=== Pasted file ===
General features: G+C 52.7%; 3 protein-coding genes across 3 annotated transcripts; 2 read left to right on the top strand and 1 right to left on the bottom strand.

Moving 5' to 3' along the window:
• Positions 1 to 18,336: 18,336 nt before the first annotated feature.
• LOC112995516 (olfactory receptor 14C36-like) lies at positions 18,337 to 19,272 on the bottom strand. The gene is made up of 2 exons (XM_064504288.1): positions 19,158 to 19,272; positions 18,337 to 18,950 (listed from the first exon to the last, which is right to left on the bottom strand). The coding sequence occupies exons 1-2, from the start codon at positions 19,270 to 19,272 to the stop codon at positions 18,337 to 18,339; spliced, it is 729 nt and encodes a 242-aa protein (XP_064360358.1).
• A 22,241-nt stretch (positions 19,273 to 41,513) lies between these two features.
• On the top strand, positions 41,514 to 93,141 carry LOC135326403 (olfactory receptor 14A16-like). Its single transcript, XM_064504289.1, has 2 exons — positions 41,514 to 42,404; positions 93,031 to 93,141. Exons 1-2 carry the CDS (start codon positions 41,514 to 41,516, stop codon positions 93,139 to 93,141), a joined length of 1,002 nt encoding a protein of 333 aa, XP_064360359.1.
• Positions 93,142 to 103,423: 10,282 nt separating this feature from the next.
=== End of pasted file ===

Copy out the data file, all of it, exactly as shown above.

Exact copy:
General features: G+C 52.7%; 3 protein-coding genes across 3 annotated transcripts; 2 read left to right on the top strand and 1 right to left on the bottom strand.

Moving 5' to 3' along the window:
• Positions 1 to 18,336: 18,336 nt before the first annotated feature.
• LOC112995516 (olfactory receptor 14C36-like) lies at positions 18,337 to 19,272 on the bottom strand. The gene is made up of 2 exons (XM_064504288.1): positions 19,158 to 19,272; positions 18,337 to 18,950 (listed from the first exon to the last, which is right to left on the bottom strand). The coding sequence occupies exons 1-2, from the start codon at positions 19,270 to 19,272 to the stop codon at positions 18,337 to 18,339; spliced, it is 729 nt and encodes a 242-aa protein (XP_064360358.1).
• A 22,241-nt stretch (positions 19,273 to 41,513) lies between these two features.
• On the top strand, positions 41,514 to 93,141 carry LOC135326403 (olfactory receptor 14A16-like). Its single transcript, XM_064504289.1, has 2 exons — positions 41,514 to 42,404; positions 93,031 to 93,141. Exons 1-2 carry the CDS (start codon positions 41,514 to 41,516, stop codon positions 93,139 to 93,141), a joined length of 1,002 nt encoding a protein of 333 aa, XP_064360359.1.
• Positions 93,142 to 103,423: 10,282 nt separating this feature from the next.